Adapted from a recent online discussion.
Changing perspective allows room for shades of gray
Anonymous: About "doing the best she can" (from Monday).
This is a hot-button phrase for me. My mother tells me "I did the best I could" raising me. But she stayed with an abusive man and didn't divorce him until I was in my 30s. Our arguments always came down (I've given up on having them) to "I did the best I could" vs. "that wasn't good enough because the long abuse did us irreparable harm." Is there any resolution to what has now become something we can't get past?
Carolyn: "I did the best I could" doesn't mean she did enough. You know that from living it, but I think it's important to spell out the fact that claiming the first isn't the same as claiming the second.
Also, "I did the best I could" can leave room for the possibility that your mom had already sustained "irreparable harm" from the abuse before you were born — or was already scarred by someone/something else when she met and married your dad — and that harm or scarring inhibited her ability to protect herself or you. It could be that she left when she did only because he had weakened over time, and/or she got stronger in the years after her responsibility for raising you tapered off.
I'm offering these not as a definitive or comprehensive take on your situation, but instead as examples of ways even black-and-white situations (he abused you + she knew about it = you blame her) can leave room for gray. She's as much a victim as an abuser herself; she's as much an abuser as she is a victim.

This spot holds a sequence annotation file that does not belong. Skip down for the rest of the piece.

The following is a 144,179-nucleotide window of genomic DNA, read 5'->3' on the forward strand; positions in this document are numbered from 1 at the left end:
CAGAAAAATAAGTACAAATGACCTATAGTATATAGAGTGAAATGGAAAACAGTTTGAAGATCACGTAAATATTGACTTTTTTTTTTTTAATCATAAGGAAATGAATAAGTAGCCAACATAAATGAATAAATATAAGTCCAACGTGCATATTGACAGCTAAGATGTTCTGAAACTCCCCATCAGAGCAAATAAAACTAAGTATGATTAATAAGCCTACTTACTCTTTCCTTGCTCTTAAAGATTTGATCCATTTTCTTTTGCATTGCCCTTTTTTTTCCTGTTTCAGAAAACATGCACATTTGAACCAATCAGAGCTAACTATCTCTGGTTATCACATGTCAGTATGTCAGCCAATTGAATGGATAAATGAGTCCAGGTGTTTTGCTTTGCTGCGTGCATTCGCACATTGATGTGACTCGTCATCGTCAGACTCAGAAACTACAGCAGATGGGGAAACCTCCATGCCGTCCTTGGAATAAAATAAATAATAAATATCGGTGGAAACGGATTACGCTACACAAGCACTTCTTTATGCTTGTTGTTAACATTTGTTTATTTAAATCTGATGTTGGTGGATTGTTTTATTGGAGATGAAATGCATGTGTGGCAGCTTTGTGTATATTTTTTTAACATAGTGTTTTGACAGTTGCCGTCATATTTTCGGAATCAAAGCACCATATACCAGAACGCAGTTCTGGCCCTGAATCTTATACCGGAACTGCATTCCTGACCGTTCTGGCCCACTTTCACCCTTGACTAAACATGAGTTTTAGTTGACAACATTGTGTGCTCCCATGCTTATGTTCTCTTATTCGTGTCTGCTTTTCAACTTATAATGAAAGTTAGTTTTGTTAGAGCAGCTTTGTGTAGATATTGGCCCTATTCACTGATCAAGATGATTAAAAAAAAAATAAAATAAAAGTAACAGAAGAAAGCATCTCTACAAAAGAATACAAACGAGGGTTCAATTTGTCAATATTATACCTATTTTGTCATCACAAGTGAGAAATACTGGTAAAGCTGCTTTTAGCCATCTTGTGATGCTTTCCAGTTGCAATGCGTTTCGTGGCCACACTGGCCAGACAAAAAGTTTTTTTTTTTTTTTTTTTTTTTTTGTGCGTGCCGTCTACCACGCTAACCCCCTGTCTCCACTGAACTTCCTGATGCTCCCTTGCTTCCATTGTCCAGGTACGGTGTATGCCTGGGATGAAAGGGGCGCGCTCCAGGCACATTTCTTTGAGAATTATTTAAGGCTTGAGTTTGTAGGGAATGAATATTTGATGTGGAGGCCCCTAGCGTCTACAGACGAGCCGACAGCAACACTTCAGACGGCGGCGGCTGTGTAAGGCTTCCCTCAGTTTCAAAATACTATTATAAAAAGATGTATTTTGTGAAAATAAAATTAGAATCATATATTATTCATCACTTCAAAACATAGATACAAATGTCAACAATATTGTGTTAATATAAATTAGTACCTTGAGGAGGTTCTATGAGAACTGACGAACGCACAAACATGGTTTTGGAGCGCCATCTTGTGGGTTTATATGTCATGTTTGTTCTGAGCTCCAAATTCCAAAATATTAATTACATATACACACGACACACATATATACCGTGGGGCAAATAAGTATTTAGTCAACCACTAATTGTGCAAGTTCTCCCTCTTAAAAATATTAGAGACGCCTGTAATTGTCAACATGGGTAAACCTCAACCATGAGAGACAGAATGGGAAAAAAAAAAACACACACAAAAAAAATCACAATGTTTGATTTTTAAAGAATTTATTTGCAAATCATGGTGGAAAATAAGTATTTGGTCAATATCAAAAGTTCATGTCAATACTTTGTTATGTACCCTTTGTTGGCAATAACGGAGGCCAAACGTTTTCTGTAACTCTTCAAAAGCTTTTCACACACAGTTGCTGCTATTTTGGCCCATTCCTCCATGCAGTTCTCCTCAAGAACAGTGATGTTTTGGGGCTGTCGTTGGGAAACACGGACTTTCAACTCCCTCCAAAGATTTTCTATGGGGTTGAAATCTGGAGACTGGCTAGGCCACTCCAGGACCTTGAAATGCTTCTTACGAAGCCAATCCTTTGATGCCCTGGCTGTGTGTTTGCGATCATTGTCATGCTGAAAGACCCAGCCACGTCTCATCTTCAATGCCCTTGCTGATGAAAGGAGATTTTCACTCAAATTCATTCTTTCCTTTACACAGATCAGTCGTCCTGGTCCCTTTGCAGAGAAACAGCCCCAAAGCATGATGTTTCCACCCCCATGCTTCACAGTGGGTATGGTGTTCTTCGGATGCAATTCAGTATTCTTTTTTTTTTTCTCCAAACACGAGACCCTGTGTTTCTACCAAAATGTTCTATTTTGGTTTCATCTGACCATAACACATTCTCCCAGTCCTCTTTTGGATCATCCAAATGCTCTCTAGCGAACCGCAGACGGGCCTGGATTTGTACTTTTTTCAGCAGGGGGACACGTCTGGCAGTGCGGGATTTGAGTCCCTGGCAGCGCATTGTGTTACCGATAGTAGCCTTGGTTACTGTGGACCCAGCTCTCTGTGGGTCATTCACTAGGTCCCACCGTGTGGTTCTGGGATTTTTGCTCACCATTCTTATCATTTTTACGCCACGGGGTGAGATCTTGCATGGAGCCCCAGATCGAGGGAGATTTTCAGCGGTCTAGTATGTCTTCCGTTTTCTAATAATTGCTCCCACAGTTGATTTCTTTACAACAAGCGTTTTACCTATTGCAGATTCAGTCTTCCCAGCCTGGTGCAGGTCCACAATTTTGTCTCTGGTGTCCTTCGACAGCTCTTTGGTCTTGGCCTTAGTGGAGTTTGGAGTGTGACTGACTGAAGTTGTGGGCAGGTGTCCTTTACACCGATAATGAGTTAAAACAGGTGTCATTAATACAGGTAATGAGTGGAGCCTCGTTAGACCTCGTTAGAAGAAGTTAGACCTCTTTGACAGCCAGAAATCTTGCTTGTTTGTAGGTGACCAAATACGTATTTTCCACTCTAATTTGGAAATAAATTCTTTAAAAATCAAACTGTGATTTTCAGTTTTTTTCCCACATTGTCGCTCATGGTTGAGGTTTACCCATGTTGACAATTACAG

And when there's gray, there's opportunity for a softer interpretation. If instead she had said, "I wasn't strong enough to save you," would you look upon this as an impasse still? "I did my best" essentially says the same thing, though the admission of failure is only implied.
I can see why you'd want an open admission of her failure — but, then, you'd be asking it of a woman who was abused for over 30 years, probably closer to 40; that kind of strength may have been yelled or beaten out of her.
It doesn't make what happened to you any less unfair or your mom's actions adequate, but I think it does give you room to forgive her. And by forgiving her, you would be taking an action that only you can take, to put that part of your upbringing to rest.
And, you'd be taking action, period. Given that abuse is the ultimate statement of power over the powerless, your making the decision to accept that your mom "did her best" — to accept that if she had the strength and courage and emotional good health to leave him when you were a baby, then she would have — is a way to put yourself in control of your feelings.
In other words, you'd no longer be looking to your dad to stop abusing you, or to your mom to save you from him, or to your mom to apologize to you.
You'd be the one taking the actions, making the decisions, and deciding where to file your past. Liberating possibilities all.